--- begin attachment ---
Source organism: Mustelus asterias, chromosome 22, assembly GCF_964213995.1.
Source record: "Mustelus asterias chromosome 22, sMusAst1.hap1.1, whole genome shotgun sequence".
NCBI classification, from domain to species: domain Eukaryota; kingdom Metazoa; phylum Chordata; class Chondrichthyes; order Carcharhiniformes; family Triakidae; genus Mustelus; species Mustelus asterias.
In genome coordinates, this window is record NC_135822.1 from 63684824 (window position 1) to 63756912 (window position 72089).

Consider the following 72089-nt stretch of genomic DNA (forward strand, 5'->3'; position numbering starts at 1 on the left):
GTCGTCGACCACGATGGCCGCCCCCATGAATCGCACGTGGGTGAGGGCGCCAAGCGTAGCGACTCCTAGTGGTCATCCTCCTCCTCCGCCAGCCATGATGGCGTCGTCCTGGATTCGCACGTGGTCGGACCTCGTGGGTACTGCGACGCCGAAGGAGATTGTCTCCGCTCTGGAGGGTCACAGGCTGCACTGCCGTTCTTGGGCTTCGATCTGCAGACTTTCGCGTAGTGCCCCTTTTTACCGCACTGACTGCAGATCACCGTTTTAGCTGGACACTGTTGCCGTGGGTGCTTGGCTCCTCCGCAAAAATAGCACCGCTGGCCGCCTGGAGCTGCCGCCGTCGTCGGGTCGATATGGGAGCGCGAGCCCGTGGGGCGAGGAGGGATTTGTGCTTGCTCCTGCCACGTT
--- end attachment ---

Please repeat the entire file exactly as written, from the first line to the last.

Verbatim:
Source organism: Mustelus asterias, chromosome 22, assembly GCF_964213995.1.
Source record: "Mustelus asterias chromosome 22, sMusAst1.hap1.1, whole genome shotgun sequence".
NCBI classification, from domain to species: domain Eukaryota; kingdom Metazoa; phylum Chordata; class Chondrichthyes; order Carcharhiniformes; family Triakidae; genus Mustelus; species Mustelus asterias.
In genome coordinates, this window is record NC_135822.1 from 63684824 (window position 1) to 63756912 (window position 72089).

Consider the following 72089-nt stretch of genomic DNA (forward strand, 5'->3'; position numbering starts at 1 on the left):
GTCGTCGACCACGATGGCCGCCCCCATGAATCGCACGTGGGTGAGGGCGCCAAGCGTAGCGACTCCTAGTGGTCATCCTCCTCCTCCGCCAGCCATGATGGCGTCGTCCTGGATTCGCACGTGGTCGGACCTCGTGGGTACTGCGACGCCGAAGGAGATTGTCTCCGCTCTGGAGGGTCACAGGCTGCACTGCCGTTCTTGGGCTTCGATCTGCAGACTTTCGCGTAGTGCCCCTTTTTACCGCACTGACTGCAGATCACCGTTTTAGCTGGACACTGTTGCCGTGGGTGCTTGGCTCCTCCGCAAAAATAGCACCGCTGGCCGCCTGGAGCTGCCGCCGTCGTCGGGTCGATATGGGAGCGCGAGCCCGTGGGGCGAGGAGGGATTTGTGCTTGCTCCTGCCACGTT